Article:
Moody’s: President good
for credit if reforms follow
IIF revises GDP growth forecast to 3.3 percent
The rating agency Moody’s said the election of a new President would be positive for Sovereign debt if it was followed by cross-party agreements on economic and fiscal reforms.
“[The presidential election] is also likely to strengthen the confidence of non-resident depositors in Lebanon’s long-term economic prospects,” the credit rating agency said in a report published today.
Political stability is expected to limit the recent deceleration in the growth rate of non-resident deposits which are sensitive to political risk, according to the report. Year-on-year growth in non-resident deposits was 3.8 percent at the end of August 2016 compared with five percent at the end of 2015. “Large non-resident deposits have allowed the government to finance its deficit with domestic banks and refinance its large debt at moderate and stable interest rates,” Moody’s said.
Improvements in political conditions and functioning government institutions will enable the country to absorb external shocks and implement the necessary reforms in order to curb fiscal deficits, according to the report.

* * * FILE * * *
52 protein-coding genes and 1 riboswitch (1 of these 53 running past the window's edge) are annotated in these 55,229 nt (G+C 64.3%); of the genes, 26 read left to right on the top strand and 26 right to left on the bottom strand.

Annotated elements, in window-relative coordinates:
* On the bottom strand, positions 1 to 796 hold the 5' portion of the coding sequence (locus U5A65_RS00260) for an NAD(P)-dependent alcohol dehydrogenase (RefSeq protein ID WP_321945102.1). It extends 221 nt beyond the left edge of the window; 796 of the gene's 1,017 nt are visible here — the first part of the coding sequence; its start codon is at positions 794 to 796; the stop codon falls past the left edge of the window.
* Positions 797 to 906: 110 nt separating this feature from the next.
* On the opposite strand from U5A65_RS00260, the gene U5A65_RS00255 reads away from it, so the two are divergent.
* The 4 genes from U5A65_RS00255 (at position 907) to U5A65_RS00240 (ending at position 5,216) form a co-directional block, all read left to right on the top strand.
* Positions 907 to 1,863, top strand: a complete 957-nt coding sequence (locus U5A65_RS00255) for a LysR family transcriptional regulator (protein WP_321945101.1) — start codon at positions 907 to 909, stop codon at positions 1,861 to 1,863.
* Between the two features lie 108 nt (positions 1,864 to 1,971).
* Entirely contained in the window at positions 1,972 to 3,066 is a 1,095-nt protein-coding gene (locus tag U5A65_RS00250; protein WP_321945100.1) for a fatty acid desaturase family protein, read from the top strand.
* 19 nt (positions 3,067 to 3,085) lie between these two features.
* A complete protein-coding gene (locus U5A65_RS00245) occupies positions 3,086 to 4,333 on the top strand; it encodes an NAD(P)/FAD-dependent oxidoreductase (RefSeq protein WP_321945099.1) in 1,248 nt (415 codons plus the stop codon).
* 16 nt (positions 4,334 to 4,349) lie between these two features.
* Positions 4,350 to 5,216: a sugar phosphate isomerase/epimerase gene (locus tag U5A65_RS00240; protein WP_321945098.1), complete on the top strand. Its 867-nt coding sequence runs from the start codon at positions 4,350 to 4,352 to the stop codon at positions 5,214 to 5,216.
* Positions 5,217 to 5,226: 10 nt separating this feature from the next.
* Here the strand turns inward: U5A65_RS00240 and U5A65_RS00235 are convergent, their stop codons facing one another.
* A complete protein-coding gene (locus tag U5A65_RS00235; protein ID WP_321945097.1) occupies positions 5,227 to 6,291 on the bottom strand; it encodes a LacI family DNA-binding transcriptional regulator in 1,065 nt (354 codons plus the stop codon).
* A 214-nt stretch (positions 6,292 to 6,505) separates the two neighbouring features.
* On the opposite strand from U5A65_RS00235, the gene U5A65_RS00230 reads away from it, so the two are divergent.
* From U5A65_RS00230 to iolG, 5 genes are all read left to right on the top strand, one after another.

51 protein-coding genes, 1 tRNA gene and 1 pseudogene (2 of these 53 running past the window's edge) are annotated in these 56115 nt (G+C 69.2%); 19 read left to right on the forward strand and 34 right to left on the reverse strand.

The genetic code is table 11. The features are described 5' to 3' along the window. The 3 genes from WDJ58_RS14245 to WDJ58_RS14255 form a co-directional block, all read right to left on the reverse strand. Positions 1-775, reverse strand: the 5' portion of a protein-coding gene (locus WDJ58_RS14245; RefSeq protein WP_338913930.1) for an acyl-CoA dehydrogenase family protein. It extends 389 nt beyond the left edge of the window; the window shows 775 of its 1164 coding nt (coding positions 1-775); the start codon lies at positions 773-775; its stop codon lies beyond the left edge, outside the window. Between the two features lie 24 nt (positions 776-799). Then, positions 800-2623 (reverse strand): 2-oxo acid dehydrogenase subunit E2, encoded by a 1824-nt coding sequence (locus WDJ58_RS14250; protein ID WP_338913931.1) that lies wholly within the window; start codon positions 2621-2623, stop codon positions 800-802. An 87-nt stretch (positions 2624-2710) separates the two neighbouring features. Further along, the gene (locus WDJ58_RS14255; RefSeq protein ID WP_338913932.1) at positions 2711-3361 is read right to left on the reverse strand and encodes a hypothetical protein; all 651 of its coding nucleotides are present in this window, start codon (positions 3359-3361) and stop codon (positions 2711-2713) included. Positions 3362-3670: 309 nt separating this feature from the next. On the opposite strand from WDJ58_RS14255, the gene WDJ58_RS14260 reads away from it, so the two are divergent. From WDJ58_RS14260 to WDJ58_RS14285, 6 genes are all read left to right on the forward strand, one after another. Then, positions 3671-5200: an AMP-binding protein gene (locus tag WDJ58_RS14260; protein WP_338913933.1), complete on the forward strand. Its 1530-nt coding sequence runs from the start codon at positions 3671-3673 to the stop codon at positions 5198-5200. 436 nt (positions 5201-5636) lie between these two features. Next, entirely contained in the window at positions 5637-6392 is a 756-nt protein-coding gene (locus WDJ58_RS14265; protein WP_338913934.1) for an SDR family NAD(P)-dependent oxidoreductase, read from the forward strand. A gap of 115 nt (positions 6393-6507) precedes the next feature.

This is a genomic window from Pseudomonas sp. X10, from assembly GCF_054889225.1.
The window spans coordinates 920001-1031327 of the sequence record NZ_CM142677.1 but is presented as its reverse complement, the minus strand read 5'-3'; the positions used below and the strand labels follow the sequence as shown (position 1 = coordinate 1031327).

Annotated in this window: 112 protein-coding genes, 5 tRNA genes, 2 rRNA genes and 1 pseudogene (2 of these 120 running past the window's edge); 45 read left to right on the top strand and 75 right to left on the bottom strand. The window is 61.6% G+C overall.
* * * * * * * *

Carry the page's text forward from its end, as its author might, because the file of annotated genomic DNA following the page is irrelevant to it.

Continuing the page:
Joe Sarrouh, Executive Advisor of the Chairman at Fransabank, said that political factions are determined to create stability and this inspires confidence. He said that it is crucial that the Parliament ratifies the long-awaited gas and oil exploration laws.
The end of political gridlock and the formation of a ‘unity’ government will help boost economic growth according to the Institute of International Finance (IIF) which expects GDP growth to reach up to 3.3 percent in 2017, from 1.4 percent in 2016.
Moody’s said it expects the improvements in policy effectiveness to be gradual, given that challenges remain. But the rating agency noticed that this time “a higher level of consensus among political parties” has been reached which could put an end “to the political paralysis that has undermined government effectiveness and led to persistent delays in reforms.”
The new Cabinet should include professionals even if they belong to political parties, Sarrouh said.
Reported by Shikrallah Nakhoul
Date Posted: Nov 04, 2016